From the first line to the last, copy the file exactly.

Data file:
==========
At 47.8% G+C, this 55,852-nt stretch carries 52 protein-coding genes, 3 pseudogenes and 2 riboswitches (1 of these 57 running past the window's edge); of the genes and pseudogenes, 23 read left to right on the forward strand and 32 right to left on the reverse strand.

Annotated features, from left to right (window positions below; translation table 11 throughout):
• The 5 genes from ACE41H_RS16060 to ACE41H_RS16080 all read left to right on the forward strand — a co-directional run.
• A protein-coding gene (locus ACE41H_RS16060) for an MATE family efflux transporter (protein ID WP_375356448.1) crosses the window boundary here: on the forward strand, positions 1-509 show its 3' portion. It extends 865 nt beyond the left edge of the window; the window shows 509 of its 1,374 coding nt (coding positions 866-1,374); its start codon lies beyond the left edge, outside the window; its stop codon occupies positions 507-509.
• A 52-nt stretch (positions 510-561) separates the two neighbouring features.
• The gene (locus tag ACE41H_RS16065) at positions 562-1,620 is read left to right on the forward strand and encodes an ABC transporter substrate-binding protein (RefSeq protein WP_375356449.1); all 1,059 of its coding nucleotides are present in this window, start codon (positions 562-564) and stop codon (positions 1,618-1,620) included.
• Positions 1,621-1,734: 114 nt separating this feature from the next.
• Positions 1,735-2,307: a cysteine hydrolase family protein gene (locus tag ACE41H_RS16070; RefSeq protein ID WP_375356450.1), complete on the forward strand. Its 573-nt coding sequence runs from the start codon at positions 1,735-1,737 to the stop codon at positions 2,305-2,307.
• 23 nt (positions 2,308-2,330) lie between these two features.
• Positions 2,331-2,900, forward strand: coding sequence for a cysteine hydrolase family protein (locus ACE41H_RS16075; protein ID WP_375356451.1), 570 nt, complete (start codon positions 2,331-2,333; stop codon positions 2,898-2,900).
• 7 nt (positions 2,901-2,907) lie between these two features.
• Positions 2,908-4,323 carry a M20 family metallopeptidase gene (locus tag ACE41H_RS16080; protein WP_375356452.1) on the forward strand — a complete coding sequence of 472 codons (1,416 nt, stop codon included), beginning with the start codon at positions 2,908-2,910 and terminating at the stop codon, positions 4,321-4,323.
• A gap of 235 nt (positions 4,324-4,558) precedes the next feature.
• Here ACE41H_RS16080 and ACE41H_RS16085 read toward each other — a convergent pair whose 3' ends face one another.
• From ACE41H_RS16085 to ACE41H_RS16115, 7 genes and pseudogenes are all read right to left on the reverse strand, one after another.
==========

At 47.8% G+C, this 55,852-nt stretch carries 52 protein-coding genes, 3 pseudogenes and 2 riboswitches (1 of these 57 running past the window's edge); of the genes and pseudogenes, 23 read left to right on the forward strand and 32 right to left on the reverse strand.

Annotated features, from left to right (window positions below; translation table 11 throughout):
• The 5 genes from ACE41H_RS16060 to ACE41H_RS16080 all read left to right on the forward strand — a co-directional run.
• A protein-coding gene (locus ACE41H_RS16060) for an MATE family efflux transporter (protein ID WP_375356448.1) crosses the window boundary here: on the forward strand, positions 1-509 show its 3' portion. It extends 865 nt beyond the left edge of the window; the window shows 509 of its 1,374 coding nt (coding positions 866-1,374); its start codon lies beyond the left edge, outside the window; its stop codon occupies positions 507-509.
• A 52-nt stretch (positions 510-561) separates the two neighbouring features.
• The gene (locus tag ACE41H_RS16065) at positions 562-1,620 is read left to right on the forward strand and encodes an ABC transporter substrate-binding protein (RefSeq protein WP_375356449.1); all 1,059 of its coding nucleotides are present in this window, start codon (positions 562-564) and stop codon (positions 1,618-1,620) included.
• Positions 1,621-1,734: 114 nt separating this feature from the next.
• Positions 1,735-2,307: a cysteine hydrolase family protein gene (locus tag ACE41H_RS16070; RefSeq protein ID WP_375356450.1), complete on the forward strand. Its 573-nt coding sequence runs from the start codon at positions 1,735-1,737 to the stop codon at positions 2,305-2,307.
• 23 nt (positions 2,308-2,330) lie between these two features.
• Positions 2,331-2,900, forward strand: coding sequence for a cysteine hydrolase family protein (locus ACE41H_RS16075; protein ID WP_375356451.1), 570 nt, complete (start codon positions 2,331-2,333; stop codon positions 2,898-2,900).
• 7 nt (positions 2,901-2,907) lie between these two features.
• Positions 2,908-4,323 carry a M20 family metallopeptidase gene (locus tag ACE41H_RS16080; protein WP_375356452.1) on the forward strand — a complete coding sequence of 472 codons (1,416 nt, stop codon included), beginning with the start codon at positions 2,908-2,910 and terminating at the stop codon, positions 4,321-4,323.
• A gap of 235 nt (positions 4,324-4,558) precedes the next feature.
• Here ACE41H_RS16080 and ACE41H_RS16085 read toward each other — a convergent pair whose 3' ends face one another.
• From ACE41H_RS16085 to ACE41H_RS16115, 7 genes and pseudogenes are all read right to left on the reverse strand, one after another.